Tech giants resist adding ESG to financial reports
June 25, 2021
Leading global tech groups are resisting plans to include ESG disclosures in financial statements to US regulators.
Tech giants including Microsoft, Alphabet, Amazon, and Facebook have written to the Securities and Exchange Commission (SEC) warning of the complexity and potential legal risk of combining ESG reporting with financial filings.
Two separate letters from the tech groups and addressed to SEC chair Gary Gensler claimed to voice the companies’ strong support for ESG reporting. However, the letters also raised concerns, including the complexity of timing the collection of ESG data to coincide with the financial calendar and the risk that including ESG data based on “estimates and assumptions” in financial reports could expose them to legal liabilities.
The stance adopted by the tech giants puts them at odds with leading investment institutions that support environmental reporting being included in SEC financial filings, also known as 10-Ks.
The SEC has requested input from corporates on the issue of ESG reporting. Since the election of President Joe Biden, the SEC and other regulators are approaching ESG issues with a renewed vigour.
The first letter sent to the SEC this month was co-signed by top executives from Alphabet, Amazon, Autodesk, eBay, Facebook, Intel Corporation and Salesforce.com.
After expressing at length their support for the principle of ESG reporting, the letter stated: “Proposals should allow for new climate related disclosures to be provided outside of annual, quarterly, and other documents filed with the SEC.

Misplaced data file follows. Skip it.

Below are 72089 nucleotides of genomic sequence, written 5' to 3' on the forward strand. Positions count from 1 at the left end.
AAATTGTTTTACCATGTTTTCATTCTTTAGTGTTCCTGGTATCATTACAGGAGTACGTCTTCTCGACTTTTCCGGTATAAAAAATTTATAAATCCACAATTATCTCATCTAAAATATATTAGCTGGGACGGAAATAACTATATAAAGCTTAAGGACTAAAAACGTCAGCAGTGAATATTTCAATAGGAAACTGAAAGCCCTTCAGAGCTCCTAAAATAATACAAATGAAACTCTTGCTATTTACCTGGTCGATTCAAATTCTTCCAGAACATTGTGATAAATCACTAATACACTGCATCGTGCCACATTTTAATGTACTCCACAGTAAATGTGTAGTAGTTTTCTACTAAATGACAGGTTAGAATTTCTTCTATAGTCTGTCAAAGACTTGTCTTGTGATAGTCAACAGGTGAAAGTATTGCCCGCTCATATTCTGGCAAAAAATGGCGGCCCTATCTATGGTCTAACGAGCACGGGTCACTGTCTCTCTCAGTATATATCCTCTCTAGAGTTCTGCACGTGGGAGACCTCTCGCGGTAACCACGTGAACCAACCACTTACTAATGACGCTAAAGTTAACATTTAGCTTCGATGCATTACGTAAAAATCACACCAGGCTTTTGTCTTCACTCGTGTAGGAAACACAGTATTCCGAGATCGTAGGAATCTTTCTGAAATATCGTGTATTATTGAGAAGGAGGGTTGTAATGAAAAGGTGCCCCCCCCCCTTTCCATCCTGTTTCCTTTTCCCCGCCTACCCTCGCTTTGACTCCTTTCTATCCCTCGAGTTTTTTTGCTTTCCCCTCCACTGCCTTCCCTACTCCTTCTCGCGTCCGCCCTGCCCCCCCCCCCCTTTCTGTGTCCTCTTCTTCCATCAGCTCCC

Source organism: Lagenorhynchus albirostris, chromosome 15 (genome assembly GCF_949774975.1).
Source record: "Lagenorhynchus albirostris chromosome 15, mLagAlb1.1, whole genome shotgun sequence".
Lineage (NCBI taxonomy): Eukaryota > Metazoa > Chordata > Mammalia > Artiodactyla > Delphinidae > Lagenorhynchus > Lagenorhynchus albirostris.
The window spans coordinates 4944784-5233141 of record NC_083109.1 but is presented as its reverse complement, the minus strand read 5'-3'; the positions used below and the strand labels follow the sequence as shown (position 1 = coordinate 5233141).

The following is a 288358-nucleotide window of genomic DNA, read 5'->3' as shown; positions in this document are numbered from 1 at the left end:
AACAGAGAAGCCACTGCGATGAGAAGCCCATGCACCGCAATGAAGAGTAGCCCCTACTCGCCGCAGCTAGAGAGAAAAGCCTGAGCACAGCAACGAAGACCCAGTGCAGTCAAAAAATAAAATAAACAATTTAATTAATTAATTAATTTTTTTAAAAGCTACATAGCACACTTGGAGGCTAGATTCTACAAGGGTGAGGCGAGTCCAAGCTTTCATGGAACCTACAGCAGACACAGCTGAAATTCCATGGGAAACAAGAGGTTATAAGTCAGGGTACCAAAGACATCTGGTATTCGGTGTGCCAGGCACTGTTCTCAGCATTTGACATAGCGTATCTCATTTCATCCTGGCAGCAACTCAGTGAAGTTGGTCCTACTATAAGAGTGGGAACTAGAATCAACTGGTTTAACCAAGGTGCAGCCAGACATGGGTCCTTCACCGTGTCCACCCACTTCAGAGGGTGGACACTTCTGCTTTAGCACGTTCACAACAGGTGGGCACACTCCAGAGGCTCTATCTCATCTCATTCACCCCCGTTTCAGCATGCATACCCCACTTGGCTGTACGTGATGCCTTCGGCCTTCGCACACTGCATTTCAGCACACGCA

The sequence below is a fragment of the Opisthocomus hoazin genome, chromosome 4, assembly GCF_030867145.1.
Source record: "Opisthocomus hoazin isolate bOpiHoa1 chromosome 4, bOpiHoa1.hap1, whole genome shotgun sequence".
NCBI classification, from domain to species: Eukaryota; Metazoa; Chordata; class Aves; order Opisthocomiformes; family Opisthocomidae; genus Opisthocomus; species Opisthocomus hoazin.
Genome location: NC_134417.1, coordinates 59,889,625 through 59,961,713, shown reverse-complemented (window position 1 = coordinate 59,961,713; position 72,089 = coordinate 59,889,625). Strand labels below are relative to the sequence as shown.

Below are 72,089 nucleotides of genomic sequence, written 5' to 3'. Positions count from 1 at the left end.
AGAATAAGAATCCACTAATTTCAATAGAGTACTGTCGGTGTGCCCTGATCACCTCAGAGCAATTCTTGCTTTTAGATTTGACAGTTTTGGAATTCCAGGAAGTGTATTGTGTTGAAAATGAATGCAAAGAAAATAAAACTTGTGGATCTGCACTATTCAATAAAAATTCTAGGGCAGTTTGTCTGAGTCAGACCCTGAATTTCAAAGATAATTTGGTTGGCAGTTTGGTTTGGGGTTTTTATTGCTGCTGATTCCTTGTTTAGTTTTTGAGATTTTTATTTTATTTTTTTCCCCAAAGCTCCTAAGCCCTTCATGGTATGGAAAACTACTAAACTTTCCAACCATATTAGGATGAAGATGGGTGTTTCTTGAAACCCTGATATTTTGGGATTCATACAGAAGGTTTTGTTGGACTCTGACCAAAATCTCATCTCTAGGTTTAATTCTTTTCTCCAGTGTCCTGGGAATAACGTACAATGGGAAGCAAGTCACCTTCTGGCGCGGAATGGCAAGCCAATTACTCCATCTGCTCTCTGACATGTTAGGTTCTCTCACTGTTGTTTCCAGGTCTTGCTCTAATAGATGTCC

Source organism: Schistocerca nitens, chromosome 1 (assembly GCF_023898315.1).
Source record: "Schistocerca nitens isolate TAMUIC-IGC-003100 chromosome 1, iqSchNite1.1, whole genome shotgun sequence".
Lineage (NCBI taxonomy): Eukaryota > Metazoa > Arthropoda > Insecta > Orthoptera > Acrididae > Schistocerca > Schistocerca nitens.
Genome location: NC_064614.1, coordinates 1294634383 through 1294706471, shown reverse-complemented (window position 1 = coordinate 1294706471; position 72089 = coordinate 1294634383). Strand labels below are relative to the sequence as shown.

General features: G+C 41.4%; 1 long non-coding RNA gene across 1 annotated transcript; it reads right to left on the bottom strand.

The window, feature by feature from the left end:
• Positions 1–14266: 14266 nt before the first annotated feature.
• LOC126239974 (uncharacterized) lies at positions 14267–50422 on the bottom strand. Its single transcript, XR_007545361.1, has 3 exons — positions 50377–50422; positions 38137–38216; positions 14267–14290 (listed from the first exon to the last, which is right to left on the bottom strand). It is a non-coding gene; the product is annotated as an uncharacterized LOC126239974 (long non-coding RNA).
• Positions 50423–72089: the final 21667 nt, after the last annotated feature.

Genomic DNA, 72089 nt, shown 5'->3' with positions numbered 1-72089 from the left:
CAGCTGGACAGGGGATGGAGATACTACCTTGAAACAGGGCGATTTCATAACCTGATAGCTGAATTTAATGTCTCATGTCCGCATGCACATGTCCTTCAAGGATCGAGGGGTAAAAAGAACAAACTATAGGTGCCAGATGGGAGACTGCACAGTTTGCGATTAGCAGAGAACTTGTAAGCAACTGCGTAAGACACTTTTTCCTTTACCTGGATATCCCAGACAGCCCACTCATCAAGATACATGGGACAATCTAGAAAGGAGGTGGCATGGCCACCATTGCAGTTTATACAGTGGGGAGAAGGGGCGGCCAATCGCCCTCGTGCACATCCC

“We recommend these disclosures be furnished via separate climate reporting to the SEC. Given that climate disclosures rely on estimates and assumptions that involve inherent uncertainty, it is important not to subject companies to undue liability, including from private parties.”
Microsoft sent a separate letter to the SEC soon after. Again, the group expressed its firm backing for ESG reporting, but it added: “As the Commission considers the appropriate timing and location for any climate-related disclosures, we recommend that there be flexibility for issuers to provide climate-related disclosures outside of the Form 10-K reporting cycle.
“Companies have different existing cycles for compiling climate change related information. Constraints on when data is available could present substantial challenges if additional climate-related disclosures are required as part of regular financial reporting timelines.”Last Updated: 25 June 2021